Over the past seven years the company has released approximately 180 press releases. Its Nov. 17th press release stated it would be building a 33,000 square foot greenhouse in Nevada and planned to open Raymond C. Dabney University (named after its President) and a self-sustaining cannabinoid community. Other recent press releases stated it was looking at land deals across the country, was developing a product for pulmonary patients, and will begin clinical trials on an inhalable product for multiple conditions. In February of this year, the company stated it was targeting autism.
The National Pain Report, however, indicated Cannabis Science reported revenue of just $5,787 in the first six months of 2016 against liabilities of over $5 million. For years, the company’s SEC filings have stated:
“We anticipate that we may only generate limited revenues in the near future and we will not have enough positive internal operating cash flow until we can generate substantial revenues,” the company said. “There is substantial doubt as to the company’s ability to continue as a going concern without a significant infusion of capital.”
Thanks to its fibromyalgia press release and others, apparently, Cannabis Science’s stock, at least for now, is rising. On Nov. 5th, the Oracle Dispatch called Cannabis Science one of the hottest over the counter (OTC) stocks going (OTC stocks are not traded in exchanges such as the New York Stock Exchange). The Dispatch stated CS’s stock prices had increased by 200% recently.
Citing marijuana’s “multi-billion” growth market and Cannabis Science’s many products in development, Micro-cap also lauded Cannabis Science’s potential. Insider Financial, however, warned investors to guard against Cannabis Science’s ability to “play the news.” They suggested the fibromyalgia press release served as “fodder” which “could easily add near to medium term value to the company’s market capitalization.”
It certainly got the fibromyalgia community going.
Wild Wild West
With an enormous commercial marijuana market opening in California, expect a wild ride as companies, good and bad, race to get a piece of the “good times.” If history is any lesson, don’t expect Cannabis Science to release a pain patch for fibromyalgia anytime soon and be wary of any blogs on cannabis or other products that are based primarily on a company’s press release.
Cannabis is lightly regulated, and cannabis consumers might do best if they stuck with reputable companies producing well-reviewed products.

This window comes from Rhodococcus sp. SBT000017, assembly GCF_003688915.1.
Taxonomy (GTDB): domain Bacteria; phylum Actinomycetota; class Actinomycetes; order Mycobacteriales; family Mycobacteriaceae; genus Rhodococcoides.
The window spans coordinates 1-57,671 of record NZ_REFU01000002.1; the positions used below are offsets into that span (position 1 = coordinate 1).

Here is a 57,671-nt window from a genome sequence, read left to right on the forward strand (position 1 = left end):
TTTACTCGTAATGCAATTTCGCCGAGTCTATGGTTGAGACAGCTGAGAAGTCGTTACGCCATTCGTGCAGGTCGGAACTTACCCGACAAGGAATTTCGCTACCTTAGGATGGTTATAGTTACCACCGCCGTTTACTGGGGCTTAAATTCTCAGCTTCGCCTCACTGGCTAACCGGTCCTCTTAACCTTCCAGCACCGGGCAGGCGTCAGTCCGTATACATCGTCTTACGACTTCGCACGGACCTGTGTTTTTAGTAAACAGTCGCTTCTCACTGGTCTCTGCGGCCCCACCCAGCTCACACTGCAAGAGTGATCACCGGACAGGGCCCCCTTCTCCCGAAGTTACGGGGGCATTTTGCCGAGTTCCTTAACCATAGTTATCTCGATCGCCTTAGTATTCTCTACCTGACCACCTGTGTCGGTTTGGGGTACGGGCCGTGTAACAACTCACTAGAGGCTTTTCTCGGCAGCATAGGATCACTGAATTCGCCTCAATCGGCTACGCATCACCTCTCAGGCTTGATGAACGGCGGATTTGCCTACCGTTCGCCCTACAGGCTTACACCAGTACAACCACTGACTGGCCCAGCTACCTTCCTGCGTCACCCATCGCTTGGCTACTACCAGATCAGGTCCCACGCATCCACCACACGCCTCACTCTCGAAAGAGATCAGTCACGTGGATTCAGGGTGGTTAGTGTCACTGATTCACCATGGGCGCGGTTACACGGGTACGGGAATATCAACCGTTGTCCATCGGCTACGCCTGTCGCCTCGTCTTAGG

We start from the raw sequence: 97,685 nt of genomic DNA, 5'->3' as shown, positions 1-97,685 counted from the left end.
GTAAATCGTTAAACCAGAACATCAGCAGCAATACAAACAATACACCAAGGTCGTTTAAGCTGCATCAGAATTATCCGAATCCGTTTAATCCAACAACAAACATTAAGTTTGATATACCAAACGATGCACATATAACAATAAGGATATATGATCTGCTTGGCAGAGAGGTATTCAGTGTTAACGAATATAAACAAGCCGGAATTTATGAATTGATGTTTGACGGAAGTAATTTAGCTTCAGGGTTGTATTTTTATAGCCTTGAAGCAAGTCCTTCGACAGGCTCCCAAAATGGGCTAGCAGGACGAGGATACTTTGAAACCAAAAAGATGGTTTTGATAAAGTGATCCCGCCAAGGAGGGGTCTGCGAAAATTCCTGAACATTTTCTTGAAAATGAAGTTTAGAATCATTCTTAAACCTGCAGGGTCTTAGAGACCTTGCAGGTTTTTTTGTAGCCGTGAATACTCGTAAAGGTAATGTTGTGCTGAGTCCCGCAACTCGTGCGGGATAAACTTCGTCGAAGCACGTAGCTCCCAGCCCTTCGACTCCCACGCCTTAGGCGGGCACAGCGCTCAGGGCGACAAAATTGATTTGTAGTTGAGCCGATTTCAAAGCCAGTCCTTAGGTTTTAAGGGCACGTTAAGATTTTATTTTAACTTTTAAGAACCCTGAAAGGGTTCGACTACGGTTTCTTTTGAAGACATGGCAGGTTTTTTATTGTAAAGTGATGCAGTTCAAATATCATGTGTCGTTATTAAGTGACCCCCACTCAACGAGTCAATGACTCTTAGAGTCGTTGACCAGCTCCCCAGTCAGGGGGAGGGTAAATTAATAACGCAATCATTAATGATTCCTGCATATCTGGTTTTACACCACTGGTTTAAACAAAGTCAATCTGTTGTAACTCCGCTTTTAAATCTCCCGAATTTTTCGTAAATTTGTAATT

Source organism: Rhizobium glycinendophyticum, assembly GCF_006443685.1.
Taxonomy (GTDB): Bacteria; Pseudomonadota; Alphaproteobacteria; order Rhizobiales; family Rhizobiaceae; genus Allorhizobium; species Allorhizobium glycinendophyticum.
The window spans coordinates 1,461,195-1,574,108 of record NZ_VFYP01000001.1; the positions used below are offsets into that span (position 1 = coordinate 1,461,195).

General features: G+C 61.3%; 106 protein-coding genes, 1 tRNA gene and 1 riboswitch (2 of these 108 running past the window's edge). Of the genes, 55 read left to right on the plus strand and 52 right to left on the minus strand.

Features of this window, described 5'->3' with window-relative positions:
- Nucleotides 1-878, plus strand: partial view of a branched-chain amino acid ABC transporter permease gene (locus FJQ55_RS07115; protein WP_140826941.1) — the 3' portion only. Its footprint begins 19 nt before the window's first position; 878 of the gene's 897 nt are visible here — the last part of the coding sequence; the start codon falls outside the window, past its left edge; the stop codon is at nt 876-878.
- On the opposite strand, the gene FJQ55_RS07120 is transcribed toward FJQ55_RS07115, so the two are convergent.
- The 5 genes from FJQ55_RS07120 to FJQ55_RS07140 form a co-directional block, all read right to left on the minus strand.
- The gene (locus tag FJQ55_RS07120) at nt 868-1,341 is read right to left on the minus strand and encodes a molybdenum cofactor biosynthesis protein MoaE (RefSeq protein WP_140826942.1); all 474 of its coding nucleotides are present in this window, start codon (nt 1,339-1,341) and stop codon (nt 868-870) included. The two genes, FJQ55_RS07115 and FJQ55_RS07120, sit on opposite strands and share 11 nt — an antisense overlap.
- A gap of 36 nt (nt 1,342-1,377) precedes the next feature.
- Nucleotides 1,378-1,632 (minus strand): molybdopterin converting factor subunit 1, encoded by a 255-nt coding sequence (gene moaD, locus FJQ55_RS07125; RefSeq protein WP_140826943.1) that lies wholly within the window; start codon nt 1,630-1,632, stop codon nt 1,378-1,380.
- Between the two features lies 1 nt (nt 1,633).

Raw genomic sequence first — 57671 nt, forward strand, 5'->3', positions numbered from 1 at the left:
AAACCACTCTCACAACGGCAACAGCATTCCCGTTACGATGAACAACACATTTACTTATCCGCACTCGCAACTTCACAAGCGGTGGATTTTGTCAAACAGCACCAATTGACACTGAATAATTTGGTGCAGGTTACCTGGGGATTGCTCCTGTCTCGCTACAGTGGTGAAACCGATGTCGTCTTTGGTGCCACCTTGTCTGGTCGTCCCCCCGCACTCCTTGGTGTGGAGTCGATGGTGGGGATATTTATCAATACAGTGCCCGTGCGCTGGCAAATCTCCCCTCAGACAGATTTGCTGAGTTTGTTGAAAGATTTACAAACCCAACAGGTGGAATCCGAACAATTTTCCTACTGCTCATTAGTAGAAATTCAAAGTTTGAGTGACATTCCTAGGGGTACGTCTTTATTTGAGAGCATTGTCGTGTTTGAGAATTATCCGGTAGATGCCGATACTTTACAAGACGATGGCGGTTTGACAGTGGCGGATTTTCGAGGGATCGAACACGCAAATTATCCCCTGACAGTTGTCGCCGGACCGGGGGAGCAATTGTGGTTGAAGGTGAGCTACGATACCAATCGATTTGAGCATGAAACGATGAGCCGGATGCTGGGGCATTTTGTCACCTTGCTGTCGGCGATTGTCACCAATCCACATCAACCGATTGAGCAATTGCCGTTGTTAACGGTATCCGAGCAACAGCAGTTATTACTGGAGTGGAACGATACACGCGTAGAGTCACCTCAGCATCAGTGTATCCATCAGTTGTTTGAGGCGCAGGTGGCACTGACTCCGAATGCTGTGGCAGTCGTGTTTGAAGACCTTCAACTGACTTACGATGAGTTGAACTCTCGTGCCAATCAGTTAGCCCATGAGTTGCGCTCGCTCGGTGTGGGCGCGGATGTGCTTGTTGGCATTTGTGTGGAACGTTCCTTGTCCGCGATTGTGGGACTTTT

A Real Cannabinoid Patch
Ironically, cannabinoid pain patches have been available from a legitimate company for three years. In June of this year, demonstrating remarkable growth from a company that started making patches in a 400 square foot laboratory, Mary’s Medicinals reported it had sold its millionth transdermal cannabinoid patch. Weedist, Weedreader, HailMaryJane and Alternet have all given Mary’s Medicinals patches good reviews. A Gizmodo review called the effects “subtle,” but the Alternet reviewer (who had Crohn’s disease) and tried four of the different patches said that not only did she feel no pain but that she was “bubbling over with energy.”
There are good reasons patches might work. Patches deliver the product into the blood stream, providing body-wide relief while creams affect local areas only. Plus, according to Mary’s Medicinals, higher bioavailability means you get more from less with patches. Mary’s asserts that a 10 mg patch is equivalent to an 80 mg serving of an edible. Finally, the patches long absorption times mean less of a high and more pain relief.
Mary’s states they’re not aimed at recreational use; they’re aimed at pain relief. Most of their patches (CBD, CBN, THCa, CBD:THC 1:1) have no psychotropic properties, i.e., they don’t produce a high.
It appears that patches containing THC cannot be shipped to personal addresses anywhere; they must be dispensed by a dispensary. Patches containing only CBD can be shipped anywhere in the U.S. Mary’s produces six different patches (THCa, THC Indica, THC Sativa, THC Hybrid, CBD, & CBN), one of which – the CBD patch on its nutritionals.com site – can be shipped state-wide. The patches are not cheap: one patch which lasts from four to 12 hours costs $10.